Now, with the new pasture rule released last week, the bright line is there. The regulation states that cows must be out on pasture throughout the grazing season, for at least 120 days. They must also get a minimum of 30 percent of their nutrition from fresh grass (as measured by dry weight, since grass contains far more water than grain). This standard was arrived at by consensus by organic dairy farmers around the nation nearly five years ago. It will take full effect a year from now.
The National Organic Standards Board (NOSB), an advisory panel that recommends all regulatory changes to the Secretary of Agriculture, had at first recommended that the 120 day/30 percent minimum be for "guidance" only. But in an especially detailed and well-reasoned document explaining the regulation (PDF), the USDA said, "public comments showed strong backing for a regulatory change"—not simply guidance.
The agency enacted the bright line standard to avoid confusion among certifiers who had interpreted the "access to pasture" prescription quite differently. (Some required grazing while others clearly did not.) Secondly, and perhaps more crucially, the USDA made the change "to satisfy consumer expectations that ruminant livestock animals graze on pastures during the grazing season."
Evidence of those consumer expectations appeared after the first proposed rule, released in April 2006, when more than 80,500 commented. Of those, just 28 were opposed to any changes in the pasture requirement and "there was a consistent theme of opposition to confining animals and feedlot feeding," the agency noted.
Consumers, farmers, retailers, and public advocates spoke. And, in this case, the USDA listened—it just took awhile.
That voice is especially important because the National Organic Program was designed by Congress as a "marketing program." (It is officially agnostic on whether organic foods or organic production practices are better or healthier.) If the market, defined by the 30 percent or so of Americans who occasionally buy organic products, think organic practices are failing to live up to their expectations, the agriculture secretary has reason to "satisfy consumer expectations" and change the program. That was clearly the case in the pasture dispute, where consumers felt large-scale feedlot organic farms were manipulating organic practices with a loophole.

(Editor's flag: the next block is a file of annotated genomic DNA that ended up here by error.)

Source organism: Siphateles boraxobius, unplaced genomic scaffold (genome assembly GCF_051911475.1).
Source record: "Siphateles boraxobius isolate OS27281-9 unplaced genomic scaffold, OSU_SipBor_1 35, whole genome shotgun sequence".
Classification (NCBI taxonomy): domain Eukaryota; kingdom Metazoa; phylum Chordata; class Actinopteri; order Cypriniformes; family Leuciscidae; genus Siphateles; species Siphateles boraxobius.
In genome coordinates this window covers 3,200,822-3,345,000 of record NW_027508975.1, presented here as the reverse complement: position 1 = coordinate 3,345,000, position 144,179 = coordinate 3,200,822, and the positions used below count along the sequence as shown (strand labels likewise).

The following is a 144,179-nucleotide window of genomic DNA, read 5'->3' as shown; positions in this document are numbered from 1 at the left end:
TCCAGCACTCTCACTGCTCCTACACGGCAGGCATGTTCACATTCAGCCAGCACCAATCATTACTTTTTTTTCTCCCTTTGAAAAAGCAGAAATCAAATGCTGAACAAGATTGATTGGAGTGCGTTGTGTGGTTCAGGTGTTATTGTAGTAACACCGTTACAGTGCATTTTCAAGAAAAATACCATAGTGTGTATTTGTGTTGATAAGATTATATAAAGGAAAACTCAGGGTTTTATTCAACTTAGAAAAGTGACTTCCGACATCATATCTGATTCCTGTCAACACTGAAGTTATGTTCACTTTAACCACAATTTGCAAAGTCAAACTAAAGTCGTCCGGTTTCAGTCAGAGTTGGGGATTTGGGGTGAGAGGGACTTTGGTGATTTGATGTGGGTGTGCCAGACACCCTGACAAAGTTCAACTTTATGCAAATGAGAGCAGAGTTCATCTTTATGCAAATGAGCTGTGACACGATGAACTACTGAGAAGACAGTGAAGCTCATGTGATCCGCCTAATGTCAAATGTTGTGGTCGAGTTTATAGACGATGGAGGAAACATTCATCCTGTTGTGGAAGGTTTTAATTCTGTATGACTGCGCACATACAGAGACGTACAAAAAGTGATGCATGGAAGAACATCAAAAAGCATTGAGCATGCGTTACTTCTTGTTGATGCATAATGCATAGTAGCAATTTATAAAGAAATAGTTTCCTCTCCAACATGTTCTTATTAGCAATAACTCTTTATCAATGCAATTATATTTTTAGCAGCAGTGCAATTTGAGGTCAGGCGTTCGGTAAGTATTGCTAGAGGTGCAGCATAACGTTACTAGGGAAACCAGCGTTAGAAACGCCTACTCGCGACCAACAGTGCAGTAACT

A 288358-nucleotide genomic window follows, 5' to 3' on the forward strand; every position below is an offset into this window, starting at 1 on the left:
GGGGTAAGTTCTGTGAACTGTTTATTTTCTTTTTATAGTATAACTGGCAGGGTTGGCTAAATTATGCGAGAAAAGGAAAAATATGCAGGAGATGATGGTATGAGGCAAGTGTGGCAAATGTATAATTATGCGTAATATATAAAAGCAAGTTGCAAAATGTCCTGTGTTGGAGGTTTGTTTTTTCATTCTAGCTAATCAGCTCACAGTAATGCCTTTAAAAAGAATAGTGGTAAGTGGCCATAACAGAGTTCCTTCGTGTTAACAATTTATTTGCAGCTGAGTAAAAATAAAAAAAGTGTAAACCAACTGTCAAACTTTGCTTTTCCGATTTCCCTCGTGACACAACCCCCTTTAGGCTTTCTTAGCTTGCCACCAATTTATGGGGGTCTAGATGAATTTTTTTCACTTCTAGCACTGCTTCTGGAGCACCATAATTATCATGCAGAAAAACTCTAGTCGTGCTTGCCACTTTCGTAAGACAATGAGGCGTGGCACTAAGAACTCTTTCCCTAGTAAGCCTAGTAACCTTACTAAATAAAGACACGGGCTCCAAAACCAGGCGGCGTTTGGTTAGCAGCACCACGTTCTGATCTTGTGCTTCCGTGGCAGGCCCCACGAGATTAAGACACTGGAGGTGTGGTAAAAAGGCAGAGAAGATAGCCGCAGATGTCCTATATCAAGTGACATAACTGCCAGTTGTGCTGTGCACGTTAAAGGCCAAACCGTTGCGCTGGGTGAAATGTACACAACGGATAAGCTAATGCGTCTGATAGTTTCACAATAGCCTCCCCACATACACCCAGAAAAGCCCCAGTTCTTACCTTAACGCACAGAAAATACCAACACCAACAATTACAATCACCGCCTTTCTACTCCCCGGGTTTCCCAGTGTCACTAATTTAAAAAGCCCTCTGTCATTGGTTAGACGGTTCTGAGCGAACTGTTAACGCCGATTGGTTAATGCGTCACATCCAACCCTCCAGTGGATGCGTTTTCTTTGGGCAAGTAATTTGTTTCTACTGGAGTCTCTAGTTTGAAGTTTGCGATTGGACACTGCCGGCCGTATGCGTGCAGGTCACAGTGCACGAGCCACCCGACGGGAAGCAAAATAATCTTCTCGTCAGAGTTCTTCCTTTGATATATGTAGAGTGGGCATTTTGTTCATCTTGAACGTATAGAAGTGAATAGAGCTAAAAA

As another example, the agency pointed out that antibiotics are clearly prohibited from organic production. Consumers point to the absence of antibiotics as well as synthetic growth hormones in production as reasons to buy organic dairy products, livestock, meat and poultry. Yet the agency felt compelled "to further clarify the prohibition on the use of antibiotics."
The reason? "In administering this program we have found antibiotics in certified organic feed," the agency said. The document continues:
Whether used for therapeutic or subtherapeutic reasons or to increase feed efficiency or rate of gain, all antibiotics are prohibited ... It is the producer's responsibility, to obtain assurances from feed suppliers that the feed products supplied are free of antibiotics.
But the intent of meeting consumer expectations might not apply only to pasture or livestock practices. If consumers have an expectation that organic food should be free of genetically modified crops, then the agency should ensure against GM contamination. (Genetically modified crops are banned from organic agriculture.) In fact, this issue may arise sooner rather than later if the USDA approves genetically modified alfalfa. Organic farmers plant alfalfa in their fields, so nearby crops could be subject to pollen contamination. That prospect has led to yet another consumer campaign for protections, and more lawsuits are likely on the horizon if the GM crops are approved.